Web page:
The first-of-its-kind partnership gives more Black farmers access to technical assistance and education.
Fostering Technical Expertise in Black Farmers
Through this partnership, Eggo® is providing grants that aim to nurture the development of member famers while pushing forward NBGC’s mission.
Mini grants for technical assistance, such as supporting farmers who host educational Model Field Days designed to educate visiting farmers on the latest farming and agricultural techniques
Financial support for Black growers who would like to attend Field Days or the NBGC Annual Meeting
Participation in the NBGC Advisory Board
Sponsorship of the NBGC Annual Meeting
Funding for a Model Field Day designed to educate Eggo® and Kellanova employees on the importance of Black growers and how best to fulfill their needs as a partner.
Beauprez adds, “Through programs like this one, Eggo is playing an important part in the Kellanova Better Days Promise mission of creating better days for people and the planet through responsible and sustainable business practices.”
Eggo and NBGC: A Pioneering Partnership
NBGC’s partnership with Eggo® is the first of its kind between the organization and a brand, and it has already made a significant direct impact on its members. In December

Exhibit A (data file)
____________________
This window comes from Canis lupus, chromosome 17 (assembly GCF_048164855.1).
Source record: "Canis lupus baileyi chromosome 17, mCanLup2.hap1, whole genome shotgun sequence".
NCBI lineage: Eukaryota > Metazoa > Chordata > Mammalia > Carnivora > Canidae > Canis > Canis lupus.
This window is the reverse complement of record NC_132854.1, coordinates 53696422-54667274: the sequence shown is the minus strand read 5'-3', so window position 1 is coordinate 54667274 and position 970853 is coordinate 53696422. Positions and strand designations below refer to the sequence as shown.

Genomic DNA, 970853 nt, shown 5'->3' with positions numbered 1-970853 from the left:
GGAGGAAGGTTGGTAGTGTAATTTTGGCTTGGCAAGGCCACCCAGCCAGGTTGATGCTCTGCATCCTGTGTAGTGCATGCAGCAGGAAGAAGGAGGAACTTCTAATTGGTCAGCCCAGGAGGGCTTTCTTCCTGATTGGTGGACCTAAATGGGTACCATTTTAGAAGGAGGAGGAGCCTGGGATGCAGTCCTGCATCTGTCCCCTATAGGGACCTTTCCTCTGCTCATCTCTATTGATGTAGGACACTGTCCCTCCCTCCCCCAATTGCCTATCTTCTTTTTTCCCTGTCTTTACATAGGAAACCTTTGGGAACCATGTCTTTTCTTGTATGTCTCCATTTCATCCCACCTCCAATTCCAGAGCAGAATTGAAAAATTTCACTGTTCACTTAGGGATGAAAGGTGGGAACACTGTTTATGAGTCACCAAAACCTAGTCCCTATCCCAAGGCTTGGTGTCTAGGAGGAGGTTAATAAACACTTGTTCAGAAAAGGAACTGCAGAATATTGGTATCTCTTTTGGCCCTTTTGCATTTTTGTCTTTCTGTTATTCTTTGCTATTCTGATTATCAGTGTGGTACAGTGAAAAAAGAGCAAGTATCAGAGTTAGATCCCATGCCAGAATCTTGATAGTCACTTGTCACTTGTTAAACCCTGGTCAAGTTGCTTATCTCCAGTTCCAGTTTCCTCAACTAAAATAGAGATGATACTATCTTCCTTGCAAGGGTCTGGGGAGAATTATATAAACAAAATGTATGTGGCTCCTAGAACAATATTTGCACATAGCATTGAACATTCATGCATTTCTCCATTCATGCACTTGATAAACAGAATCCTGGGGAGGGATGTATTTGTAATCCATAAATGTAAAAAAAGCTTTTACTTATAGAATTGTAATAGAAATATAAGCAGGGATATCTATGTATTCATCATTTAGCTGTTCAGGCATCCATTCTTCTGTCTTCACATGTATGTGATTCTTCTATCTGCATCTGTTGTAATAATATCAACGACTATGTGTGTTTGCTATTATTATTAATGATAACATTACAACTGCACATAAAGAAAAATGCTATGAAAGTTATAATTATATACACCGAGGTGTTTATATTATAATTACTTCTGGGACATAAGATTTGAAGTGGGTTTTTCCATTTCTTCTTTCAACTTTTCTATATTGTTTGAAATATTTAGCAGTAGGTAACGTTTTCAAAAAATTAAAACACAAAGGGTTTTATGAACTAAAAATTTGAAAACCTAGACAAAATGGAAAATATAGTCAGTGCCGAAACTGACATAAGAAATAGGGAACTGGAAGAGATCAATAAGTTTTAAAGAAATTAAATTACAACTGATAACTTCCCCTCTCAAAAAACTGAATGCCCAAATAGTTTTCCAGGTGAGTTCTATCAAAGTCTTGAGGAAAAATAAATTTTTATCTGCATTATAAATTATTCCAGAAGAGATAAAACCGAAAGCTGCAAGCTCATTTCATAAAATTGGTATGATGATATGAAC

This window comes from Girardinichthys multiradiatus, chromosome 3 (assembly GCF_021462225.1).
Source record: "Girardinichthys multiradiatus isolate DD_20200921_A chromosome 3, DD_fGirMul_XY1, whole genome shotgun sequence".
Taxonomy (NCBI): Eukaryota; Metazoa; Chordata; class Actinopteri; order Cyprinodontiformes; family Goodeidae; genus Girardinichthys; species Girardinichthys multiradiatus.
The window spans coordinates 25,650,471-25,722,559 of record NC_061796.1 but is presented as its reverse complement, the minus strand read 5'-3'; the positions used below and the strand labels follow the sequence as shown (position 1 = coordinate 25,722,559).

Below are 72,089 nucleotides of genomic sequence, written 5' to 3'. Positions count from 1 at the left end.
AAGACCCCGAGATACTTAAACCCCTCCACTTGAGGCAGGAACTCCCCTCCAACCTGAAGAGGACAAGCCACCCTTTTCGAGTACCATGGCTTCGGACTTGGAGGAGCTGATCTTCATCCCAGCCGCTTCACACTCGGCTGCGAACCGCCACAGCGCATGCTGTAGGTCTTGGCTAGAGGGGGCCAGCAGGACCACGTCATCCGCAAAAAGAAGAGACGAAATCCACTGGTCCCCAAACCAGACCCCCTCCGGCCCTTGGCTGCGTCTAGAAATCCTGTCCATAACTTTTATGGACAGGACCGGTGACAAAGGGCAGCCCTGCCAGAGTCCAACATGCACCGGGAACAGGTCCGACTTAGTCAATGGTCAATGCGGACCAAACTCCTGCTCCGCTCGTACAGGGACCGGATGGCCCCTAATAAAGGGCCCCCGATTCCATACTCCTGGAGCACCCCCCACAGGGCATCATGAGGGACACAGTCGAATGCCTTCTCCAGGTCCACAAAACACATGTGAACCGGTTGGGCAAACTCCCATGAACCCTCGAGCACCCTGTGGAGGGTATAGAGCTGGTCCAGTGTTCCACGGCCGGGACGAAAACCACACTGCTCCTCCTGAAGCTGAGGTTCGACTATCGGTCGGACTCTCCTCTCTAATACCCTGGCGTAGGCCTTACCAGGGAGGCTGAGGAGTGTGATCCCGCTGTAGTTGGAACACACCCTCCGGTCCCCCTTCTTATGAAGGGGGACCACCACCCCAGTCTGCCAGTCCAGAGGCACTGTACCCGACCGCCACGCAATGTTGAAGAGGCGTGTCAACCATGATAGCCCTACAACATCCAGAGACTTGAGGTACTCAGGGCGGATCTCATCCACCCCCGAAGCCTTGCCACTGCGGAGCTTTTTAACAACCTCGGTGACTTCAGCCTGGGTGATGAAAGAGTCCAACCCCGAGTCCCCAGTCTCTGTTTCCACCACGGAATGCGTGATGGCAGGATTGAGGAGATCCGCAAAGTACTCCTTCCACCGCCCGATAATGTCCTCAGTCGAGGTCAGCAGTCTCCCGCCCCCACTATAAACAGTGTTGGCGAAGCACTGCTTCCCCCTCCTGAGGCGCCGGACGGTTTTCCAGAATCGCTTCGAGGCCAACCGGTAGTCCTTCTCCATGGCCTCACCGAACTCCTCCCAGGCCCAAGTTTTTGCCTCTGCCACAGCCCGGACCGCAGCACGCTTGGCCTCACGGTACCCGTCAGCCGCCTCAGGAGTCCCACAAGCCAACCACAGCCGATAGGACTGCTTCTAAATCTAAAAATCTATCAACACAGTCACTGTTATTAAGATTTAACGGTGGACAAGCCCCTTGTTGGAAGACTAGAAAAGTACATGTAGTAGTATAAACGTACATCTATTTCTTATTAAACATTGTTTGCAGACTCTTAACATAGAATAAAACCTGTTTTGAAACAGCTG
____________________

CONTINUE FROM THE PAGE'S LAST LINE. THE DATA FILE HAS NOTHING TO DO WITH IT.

2023, Eggo® sponsored the registration fees for 150 Black farmers and growers attending the NBGC Annual Meeting; attendance was up 50 percent compared to the previous year.
“We’re incredibly excited by the potential impact that this partnership with Eggo will have on our organization and members, as well as on the role Black farmers play in the greater industry,” says Elzadia Washington, program director, National Black Growers Council.
“Our organization represents generations of Black farmers. We need engaged partners like Eggo who are willing to not only support existing members, but also to listen and work with us to help ensure that the rich legacy and contribution of Black farmers continues for generations to come.”
The 2023 NBGC Annual Meeting also saw Debra Quade, supplier diversity manager at Kellanova, participate in a panel discussion aimed at educating farmers on collaboration with corporate buyers. Quade, an expert in diverse supply chains, discussed the opportunities available to Black farms to be part of corporate supply chains.
“Kellanova works to conduct business with diverse suppliers who represent our consumers and the communities where we live and work” says Quade. “At the same time, we want to ensure our customers, employees and supplier partners benefit from our partnerships. When our brands, like Eggo, engage with groups like the NBGC, we bring a higher volume of innovation and unique ideas to the table.”
The partnership between Eggo® and NBGC is one of the ways Kellanova and its iconic brands are bringing the Kellanova Better Days Promise to life. Kellanova is committed to advancing sustainable and equitable access to food, creating better days for 4 billion people by the end of 2030.
The measures in the anti-crime bill raise concerns about its adverse effects on Black residents in the District of Columbia.